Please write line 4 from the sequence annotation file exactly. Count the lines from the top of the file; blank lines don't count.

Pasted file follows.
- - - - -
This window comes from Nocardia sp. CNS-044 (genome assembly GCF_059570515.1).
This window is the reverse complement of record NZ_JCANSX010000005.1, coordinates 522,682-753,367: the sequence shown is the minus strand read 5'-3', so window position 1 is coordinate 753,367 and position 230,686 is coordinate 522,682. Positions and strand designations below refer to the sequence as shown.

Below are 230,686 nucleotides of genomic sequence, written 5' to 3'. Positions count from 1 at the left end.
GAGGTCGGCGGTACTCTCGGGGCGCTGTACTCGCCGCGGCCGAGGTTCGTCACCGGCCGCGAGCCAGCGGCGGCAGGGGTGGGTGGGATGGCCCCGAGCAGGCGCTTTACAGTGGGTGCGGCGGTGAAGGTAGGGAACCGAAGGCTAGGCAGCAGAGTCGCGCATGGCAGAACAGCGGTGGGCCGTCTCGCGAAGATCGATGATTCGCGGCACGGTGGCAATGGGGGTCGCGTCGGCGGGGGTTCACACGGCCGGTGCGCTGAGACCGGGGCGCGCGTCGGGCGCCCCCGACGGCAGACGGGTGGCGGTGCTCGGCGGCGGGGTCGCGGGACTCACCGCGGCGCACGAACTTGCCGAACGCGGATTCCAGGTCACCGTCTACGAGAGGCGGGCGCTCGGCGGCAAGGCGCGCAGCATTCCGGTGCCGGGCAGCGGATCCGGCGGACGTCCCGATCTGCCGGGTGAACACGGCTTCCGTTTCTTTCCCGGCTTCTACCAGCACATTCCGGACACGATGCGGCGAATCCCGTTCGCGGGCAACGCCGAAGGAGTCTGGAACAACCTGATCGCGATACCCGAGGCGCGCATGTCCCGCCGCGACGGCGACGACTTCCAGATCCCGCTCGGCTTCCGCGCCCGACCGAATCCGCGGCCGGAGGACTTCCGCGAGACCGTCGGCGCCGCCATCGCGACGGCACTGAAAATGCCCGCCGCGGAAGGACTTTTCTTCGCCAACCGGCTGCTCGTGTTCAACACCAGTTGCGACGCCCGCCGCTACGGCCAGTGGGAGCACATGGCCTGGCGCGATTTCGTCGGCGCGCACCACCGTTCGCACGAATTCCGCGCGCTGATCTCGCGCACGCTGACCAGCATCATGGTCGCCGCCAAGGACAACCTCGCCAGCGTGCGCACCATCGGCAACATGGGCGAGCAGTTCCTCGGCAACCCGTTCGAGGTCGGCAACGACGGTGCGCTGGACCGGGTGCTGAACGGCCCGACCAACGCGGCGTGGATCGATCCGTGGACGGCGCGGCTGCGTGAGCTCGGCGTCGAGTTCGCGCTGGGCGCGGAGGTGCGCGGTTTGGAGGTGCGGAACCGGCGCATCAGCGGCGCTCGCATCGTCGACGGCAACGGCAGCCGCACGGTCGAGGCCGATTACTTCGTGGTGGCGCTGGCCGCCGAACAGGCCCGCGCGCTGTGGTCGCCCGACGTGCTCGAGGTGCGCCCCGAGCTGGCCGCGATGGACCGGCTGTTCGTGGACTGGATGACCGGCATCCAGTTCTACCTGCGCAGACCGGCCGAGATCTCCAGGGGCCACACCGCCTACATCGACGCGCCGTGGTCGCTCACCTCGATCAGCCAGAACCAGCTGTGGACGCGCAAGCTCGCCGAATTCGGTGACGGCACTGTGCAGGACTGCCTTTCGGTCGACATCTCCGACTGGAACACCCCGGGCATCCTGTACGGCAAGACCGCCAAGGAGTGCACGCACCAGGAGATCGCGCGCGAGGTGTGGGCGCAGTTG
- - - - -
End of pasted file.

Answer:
GAGGTCGGCGGTACTCTCGGGGCGCTGTACTCGCCGCGGCCGAGGTTCGTCACCGGCCGCGAGCCAGCGGCGGCAGGGGTGGGTGGGATGGCCCCGAGCAGGCGCTTTACAGTGGGTGCGGCGGTGAAGGTAGGGAACCGAAGGCTAGGCAGCAGAGTCGCGCATGGCAGAACAGCGGTGGGCCGTCTCGCGAAGATCGATGATTCGCGGCACGGTGGCAATGGGGGTCGCGTCGGCGGGGGTTCACACGGCCGGTGCGCTGAGACCGGGGCGCGCGTCGGGCGCCCCCGACGGCAGACGGGTGGCGGTGCTCGGCGGCGGGGTCGCGGGACTCACCGCGGCGCACGAACTTGCCGAACGCGGATTCCAGGTCACCGTCTACGAGAGGCGGGCGCTCGGCGGCAAGGCGCGCAGCATTCCGGTGCCGGGCAGCGGATCCGGCGGACGTCCCGATCTGCCGGGTGAACACGGCTTCCGTTTCTTTCCCGGCTTCTACCAGCACATTCCGGACACGATGCGGCGAATCCCGTTCGCGGGCAACGCCGAAGGAGTCTGGAACAACCTGATCGCGATACCCGAGGCGCGCATGTCCCGCCGCGACGGCGACGACTTCCAGATCCCGCTCGGCTTCCGCGCCCGACCGAATCCGCGGCCGGAGGACTTCCGCGAGACCGTCGGCGCCGCCATCGCGACGGCACTGAAAATGCCCGCCGCGGAAGGACTTTTCTTCGCCAACCGGCTGCTCGTGTTCAACACCAGTTGCGACGCCCGCCGCTACGGCCAGTGGGAGCACATGGCCTGGCGCGATTTCGTCGGCGCGCACCACCGTTCGCACGAATTCCGCGCGCTGATCTCGCGCACGCTGACCAGCATCATGGTCGCCGCCAAGGACAACCTCGCCAGCGTGCGCACCATCGGCAACATGGGCGAGCAGTTCCTCGGCAACCCGTTCGAGGTCGGCAACGACGGTGCGCTGGACCGGGTGCTGAACGGCCCGACCAACGCGGCGTGGATCGATCCGTGGACGGCGCGGCTGCGTGAGCTCGGCGTCGAGTTCGCGCTGGGCGCGGAGGTGCGCGGTTTGGAGGTGCGGAACCGGCGCATCAGCGGCGCTCGCATCGTCGACGGCAACGGCAGCCGCACGGTCGAGGCCGATTACTTCGTGGTGGCGCTGGCCGCCGAACAGGCCCGCGCGCTGTGGTCGCCCGACGTGCTCGAGGTGCGCCCCGAGCTGGCCGCGATGGACCGGCTGTTCGTGGACTGGATGACCGGCATCCAGTTCTACCTGCGCAGACCGGCCGAGATCTCCAGGGGCCACACCGCCTACATCGACGCGCCGTGGTCGCTCACCTCGATCAGCCAGAACCAGCTGTGGACGCGCAAGCTCGCCGAATTCGGTGACGGCACTGTGCAGGACTGCCTTTCGGTCGACATCTCCGACTGGAACACCCCGGGCATCCTGTACGGCAAGACCGCCAAGGAGTGCACGCACCAGGAGATCGCGCGCGAGGTGTGGGCGCAGTTG